First European Survey to Study the Fit and Feel of Condoms
- Condomerie Supports Indiana University in Online Survey
For the first time in Europe a study is being conducted among men to gaininformation about the fit and feel of condoms. The American Center for SexualHealth Promotion of Indiana University, urges men to participate in thissurvey and answer questions about their experiences using condoms.
(Photo: http://www.newscom.com/cgi-bin/prnh/20081009/324197 )
The study is supported by Condomerie, the worldâ€™s first specializedcondom shop, in Amsterdam. On its website http://www.condomerie.com/fitfeelmen from all over Europe are asked to complete a brief survey, anonymouslyand in their own language, about their condom use. For example whether thecondom is nice, too small or too large, about condom failure or whether itcomes off during or after sex. The results of the study can be used forimproving condoms. "By participating in this study men can help developingthe perfect fit and feel condom in the future," Theodoor van Boven ofCondomerie states.
Researcher Professor Michael Reece of the Center for Sexual HealthPromotion is an expert on his field of research. Earlier, he conducted astudy among couples in America. In the US condoms in different sizes arecommon. In Europe that is hardly the case. "It's very hard to buy perfect fitand feel condoms here," Van Boven says.
According to him, this study can initiate new trends in condomdevelopment and manufacturing and at the same time help safe sex education.Men are inclined to use condoms more often if the complaints about condomfailure are reduced.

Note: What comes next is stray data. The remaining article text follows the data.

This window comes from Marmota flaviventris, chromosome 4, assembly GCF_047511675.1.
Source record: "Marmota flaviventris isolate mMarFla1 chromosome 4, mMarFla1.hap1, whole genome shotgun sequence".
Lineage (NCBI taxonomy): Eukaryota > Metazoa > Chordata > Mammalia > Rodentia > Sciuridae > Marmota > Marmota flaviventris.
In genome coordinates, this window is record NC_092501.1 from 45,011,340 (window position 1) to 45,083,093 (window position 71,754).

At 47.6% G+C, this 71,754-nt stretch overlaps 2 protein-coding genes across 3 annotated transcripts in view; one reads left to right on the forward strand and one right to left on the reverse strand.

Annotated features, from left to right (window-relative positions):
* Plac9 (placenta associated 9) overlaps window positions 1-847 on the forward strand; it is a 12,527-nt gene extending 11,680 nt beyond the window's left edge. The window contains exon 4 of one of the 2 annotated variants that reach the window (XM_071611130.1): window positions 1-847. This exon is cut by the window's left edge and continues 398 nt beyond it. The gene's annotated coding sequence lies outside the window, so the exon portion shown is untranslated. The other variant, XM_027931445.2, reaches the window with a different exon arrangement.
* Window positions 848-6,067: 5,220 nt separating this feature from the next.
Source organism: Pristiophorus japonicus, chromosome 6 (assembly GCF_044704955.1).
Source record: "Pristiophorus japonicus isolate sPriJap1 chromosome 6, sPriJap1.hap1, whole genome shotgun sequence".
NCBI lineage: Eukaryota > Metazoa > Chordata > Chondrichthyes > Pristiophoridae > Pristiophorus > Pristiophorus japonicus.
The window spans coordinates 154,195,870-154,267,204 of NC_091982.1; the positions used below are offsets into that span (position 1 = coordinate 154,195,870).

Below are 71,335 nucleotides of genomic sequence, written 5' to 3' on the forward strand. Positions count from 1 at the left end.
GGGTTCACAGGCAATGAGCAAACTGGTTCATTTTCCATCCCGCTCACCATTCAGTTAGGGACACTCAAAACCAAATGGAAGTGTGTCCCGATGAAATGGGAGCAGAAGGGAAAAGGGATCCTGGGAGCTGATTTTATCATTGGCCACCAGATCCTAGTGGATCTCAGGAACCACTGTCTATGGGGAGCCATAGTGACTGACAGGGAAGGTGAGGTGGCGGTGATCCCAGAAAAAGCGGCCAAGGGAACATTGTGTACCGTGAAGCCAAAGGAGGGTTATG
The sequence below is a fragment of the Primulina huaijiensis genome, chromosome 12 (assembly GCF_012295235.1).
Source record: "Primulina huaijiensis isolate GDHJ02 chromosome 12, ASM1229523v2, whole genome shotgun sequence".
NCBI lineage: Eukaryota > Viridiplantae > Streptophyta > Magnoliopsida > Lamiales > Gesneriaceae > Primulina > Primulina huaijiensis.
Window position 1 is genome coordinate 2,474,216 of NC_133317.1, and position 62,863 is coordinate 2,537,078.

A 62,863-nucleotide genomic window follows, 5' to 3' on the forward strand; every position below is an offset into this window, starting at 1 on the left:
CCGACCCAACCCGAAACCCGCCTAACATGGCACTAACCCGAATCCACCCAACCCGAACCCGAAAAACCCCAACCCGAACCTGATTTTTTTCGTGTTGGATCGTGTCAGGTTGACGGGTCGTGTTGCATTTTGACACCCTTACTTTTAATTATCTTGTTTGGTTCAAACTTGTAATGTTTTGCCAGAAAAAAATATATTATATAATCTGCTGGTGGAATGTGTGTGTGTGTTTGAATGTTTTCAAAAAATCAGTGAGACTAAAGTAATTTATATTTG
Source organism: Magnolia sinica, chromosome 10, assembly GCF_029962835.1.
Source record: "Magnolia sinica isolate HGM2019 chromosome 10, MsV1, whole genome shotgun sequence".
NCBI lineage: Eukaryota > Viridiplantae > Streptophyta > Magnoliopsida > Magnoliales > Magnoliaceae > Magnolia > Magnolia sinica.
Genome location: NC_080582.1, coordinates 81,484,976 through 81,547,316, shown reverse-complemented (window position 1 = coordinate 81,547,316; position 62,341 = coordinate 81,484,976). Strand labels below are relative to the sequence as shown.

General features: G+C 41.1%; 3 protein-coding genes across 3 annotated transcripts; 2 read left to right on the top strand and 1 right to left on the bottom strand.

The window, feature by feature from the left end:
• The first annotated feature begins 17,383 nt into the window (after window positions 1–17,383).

Professor Reece is conducting his study in collaboration with a range ofhealth-related organizations, in order to collect as much information fromEuropean men as possible regarding their use of condoms, sexual behaviors,and particularly their scores on - and this is completely new - Reece'sCondom Fit and Feel Scale.
"The fit and feel issues that men report may be among those thatcontribute to their likelihood of using, or not using, condoms consistentlyand correctly. A better understanding of these factors will be beneficial toboth condom manufacturers and sexual health professionals who share a commongoal of increasing consistent and correct condom use and reducing theincidence of HIV and other STI," Reece says.
More information: http://www.condomerie.com
Editorial note: http://www.condomerie.com/pr plus presskit
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